whole roasted cauliflower
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Let’s face it: cauliflower does not have a lot going for it. It looks like an underdeveloped brain and – though a lovely guy at my weekly market would sing about ‘snow white cauli a pound’ – it’s far from pearly.
It doesn’t separate into florets as neatly as broccoli and the ‘florets’ look more like squabs. It isn’t very nice raw, doesn’t acquire flavour when marinated; and when cooked, turns from tough to mushy in a blink of an eye.
It doesn’t have much taste but makes you burp for hours after eating it. It isn’t good for using in funky cakes or breads. You don’t see tortellini stuffed with cauliflower. It’s not exotic; in fact it’s probably only popular in its indigenous, boring north European habitat.
It stinks. No, seriously, it does.
Why in the world has it got so fashionable?
Admittedly the fame is transient. Poor European farmers thought they’d jumped on the bandwagon couple of years ago having planted legions of caulis, enough to feed the hipsters of the world twice over. Sic transit gloria mundi though – clean eaters got bored of the cauli sooner than the crops ripened.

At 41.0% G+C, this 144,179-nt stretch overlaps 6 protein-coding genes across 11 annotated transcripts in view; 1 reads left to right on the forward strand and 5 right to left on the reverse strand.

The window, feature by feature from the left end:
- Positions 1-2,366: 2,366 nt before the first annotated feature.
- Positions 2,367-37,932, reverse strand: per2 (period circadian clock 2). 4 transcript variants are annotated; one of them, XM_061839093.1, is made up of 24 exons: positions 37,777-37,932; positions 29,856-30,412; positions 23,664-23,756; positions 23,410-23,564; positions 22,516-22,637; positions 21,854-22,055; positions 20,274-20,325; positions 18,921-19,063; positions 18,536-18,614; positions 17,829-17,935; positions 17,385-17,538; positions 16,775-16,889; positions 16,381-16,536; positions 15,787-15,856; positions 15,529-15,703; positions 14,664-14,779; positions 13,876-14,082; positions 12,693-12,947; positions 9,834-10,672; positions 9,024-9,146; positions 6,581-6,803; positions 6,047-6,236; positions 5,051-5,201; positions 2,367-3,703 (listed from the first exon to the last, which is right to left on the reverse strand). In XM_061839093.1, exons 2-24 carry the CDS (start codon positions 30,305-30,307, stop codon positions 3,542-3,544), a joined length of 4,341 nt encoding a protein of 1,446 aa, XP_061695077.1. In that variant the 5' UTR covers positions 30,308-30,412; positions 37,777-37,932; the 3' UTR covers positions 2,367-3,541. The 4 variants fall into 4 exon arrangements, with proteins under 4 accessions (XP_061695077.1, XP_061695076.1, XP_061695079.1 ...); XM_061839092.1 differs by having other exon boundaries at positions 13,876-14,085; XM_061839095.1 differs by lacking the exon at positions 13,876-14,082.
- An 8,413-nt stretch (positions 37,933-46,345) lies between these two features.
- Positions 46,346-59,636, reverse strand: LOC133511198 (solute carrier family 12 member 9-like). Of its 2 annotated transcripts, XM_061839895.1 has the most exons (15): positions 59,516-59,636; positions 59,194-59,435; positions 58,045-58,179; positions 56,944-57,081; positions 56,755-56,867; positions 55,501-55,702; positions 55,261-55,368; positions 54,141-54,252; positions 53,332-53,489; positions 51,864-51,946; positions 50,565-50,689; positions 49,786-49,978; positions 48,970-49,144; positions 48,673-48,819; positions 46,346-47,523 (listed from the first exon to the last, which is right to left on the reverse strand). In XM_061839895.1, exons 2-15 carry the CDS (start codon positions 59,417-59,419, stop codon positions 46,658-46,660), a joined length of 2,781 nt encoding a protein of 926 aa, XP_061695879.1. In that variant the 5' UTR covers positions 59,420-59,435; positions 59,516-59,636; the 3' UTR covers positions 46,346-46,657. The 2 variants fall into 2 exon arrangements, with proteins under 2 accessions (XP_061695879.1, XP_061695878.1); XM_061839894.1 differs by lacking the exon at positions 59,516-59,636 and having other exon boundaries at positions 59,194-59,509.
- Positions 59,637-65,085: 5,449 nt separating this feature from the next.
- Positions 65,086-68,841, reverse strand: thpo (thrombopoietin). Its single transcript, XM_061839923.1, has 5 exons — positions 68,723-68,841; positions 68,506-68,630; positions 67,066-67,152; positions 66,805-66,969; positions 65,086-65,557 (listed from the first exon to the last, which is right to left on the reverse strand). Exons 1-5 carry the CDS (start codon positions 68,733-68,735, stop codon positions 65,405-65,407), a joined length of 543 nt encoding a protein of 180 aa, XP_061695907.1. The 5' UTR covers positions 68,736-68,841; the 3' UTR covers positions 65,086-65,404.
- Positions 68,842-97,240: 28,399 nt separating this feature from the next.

One good thing came out of the cauli’s five minutes: scores of recipes for the whole roasted head. And that is something that transforms the sad veg: spice it up, butter it over, herb it on and – you know, it’s quite… well, good!
whole roasted cauliflowerServings: 2-4Time: 2 hours
- 1 whole head of cauliflower
- 1 tbsp. flaked almonds plus more to sprinkle
- sea salt
- 30g (1 tbsp.) unsalted butter, very soft
- 3 tbsp. olive oil
- zest grated from 1 lemon
- juice of half a lemon
- 3 tbsp. grated Parmesan
- 1 tsp dried oregano
- 1 heaped tsp Dijon mustard
1. Trim the cauliflower leaves and cut the stalk. Using a small sharp knife core the stalk as deep as possible without cutting off the florets. Rinse the cauliflower and sprinkle generously with salt inside and out. Pour a handful of almond flakes into the cavity, pushing them in further with your fingers.
2. Preheat the oven to 190C/425F/gas 5. Place a skillet with hot water at the bottom of the oven to create steam (use the steam injection option if your oven has one).
3. Beat the butter with the love oil, lemon zest, Parmesan, oregano and mustard. Add the lemon juice. Spread the paste over the cauliflower head, stuff some inside and sit it on a heavy baking dish or a cast iron skillet.
4. Bake for 2 hours, basting occasionally with the drippings and adding a little water to the baking dish if the topping is burning onto it too much. The cauli should turn deep brown on the outside.
5. Remove onto a serving dish or serve in the baking one, let it stand for a couple of minutes before cutting as it will be awfully hot.